I’m sitting at the airport this morning headed to spend the weekend with my best friend from junior high. It’s my 40th birthday weekend and I’m all over the place in my head. Today’s blog is more of a list of competing emotions rather than a discussion or story…Sometimes bullet points get “the point” across better. See what I did there? ;-)
Ok here goes:
- Turning 40! Excited and how the Hell did I get this old?
- Yay! Friends and fun!
- Yay a break from work!
- Oh God this is my first birthday without Clayton. Can I hold it together?
- What’s next? Holidays? Oh God I won’t have him for holidays!
- Do I want to even decorate? Too sad but he would want me to.
- Seriously 40? I did not envision my life would be so shaken up at 40. Ugh
- Ok deep breath! Birthday weekend!! I’m grateful for what I have but I’m also excited for presents :)
The thing most people don’t get about losing your partner is that you also lose a part of yourself when they die. You lose aspects of who you were with them. You lose a lot of your innocence, without having any choice in the matter. You grieve a loss of your own self. This sudden identity change was an equally painful part of losing my fiance six years ago.
Death changes us, no doubt. And there’s this part of me that I had long-since accepted that I would never get back after he died. There was a lightness in who I was before. This effortless, joyful feeling. A distinct side of me that was silly and goofy and witty and warm. Which became replaced with something more akin to an over-serious somewhat distanced and far more uptight person. Of any part of myself, that lighthearted, goofy part is something I miss the most. My innocent self. My carefree self. Always ready to make those I love laugh. Always full of life and hungry for new experiences and filled with curiosity for life, love and people. She's a part of me that my new family has not really even met, which always gives me heartbreak.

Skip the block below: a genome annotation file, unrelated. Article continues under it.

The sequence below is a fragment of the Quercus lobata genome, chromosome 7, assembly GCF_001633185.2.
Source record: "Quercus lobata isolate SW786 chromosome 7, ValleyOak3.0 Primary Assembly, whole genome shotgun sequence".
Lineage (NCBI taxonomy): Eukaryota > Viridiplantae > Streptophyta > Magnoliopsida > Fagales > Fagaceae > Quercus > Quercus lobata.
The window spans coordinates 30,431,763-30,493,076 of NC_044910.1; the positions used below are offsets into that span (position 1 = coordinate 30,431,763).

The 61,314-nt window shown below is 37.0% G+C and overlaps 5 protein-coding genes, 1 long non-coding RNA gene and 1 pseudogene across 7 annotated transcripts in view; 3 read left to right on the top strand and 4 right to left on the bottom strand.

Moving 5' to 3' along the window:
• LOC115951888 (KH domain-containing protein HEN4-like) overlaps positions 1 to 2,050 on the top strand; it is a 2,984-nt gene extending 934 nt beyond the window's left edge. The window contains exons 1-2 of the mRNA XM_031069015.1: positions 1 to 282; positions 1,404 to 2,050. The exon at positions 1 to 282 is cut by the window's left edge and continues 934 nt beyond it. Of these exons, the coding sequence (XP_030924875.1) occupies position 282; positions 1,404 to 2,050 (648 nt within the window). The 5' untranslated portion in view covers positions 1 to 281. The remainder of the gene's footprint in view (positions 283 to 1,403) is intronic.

As my birthday hit this weekend, I'm doing some reflecting, and realizing that maybe that part of me didn't actually die after all...Read more
I originally wrote this post last year and have revised it a bit to reflect my current feelings. Happy Birthday to me! Enjoy!
I hear it all the time…”another year older, urgh,” “I hate getting older,” “I hate my birthday and the reminder I’m getting old,” “getting older sucks.” I use to be one of these people. I cried on my 10th birthday because I didn’t want to be double digits. I’m sure many people reading this are still those people that post on social media about how getting older is terrible or complain to their family and friends about it. I, however, strongly disagree - getting older doesn’t suck.
Whenever I hear someone say that they hate getting older I wince inside knowing that they have this privilege yet they don’t fully appreciate it. Do you have any idea how lucky you are to be here living and getting older? Not everyone gets to get older but you do and are everyday. It is one of the best things that can happen to you. You are here with a life to live, adventures to be had, goals to set and achieve and love to share.
I wish Mike was here getting older. I know there are other widows, friends, brothers and sisters and parents who wish the same for their loved ones. There is nothing nice about being forever young. To be forever 28 is limited. I’m not saying he didn’t have a good life while he was here. It is not about that. It’s just that there was more life to live that got cut short.Read more
Today, Megan would have been 37 years old. This is the fourth birthday since her death, and I can confidently say that they have gotten a bit easier. I’m not a ball of snot and tears, or missing her any more than I already do.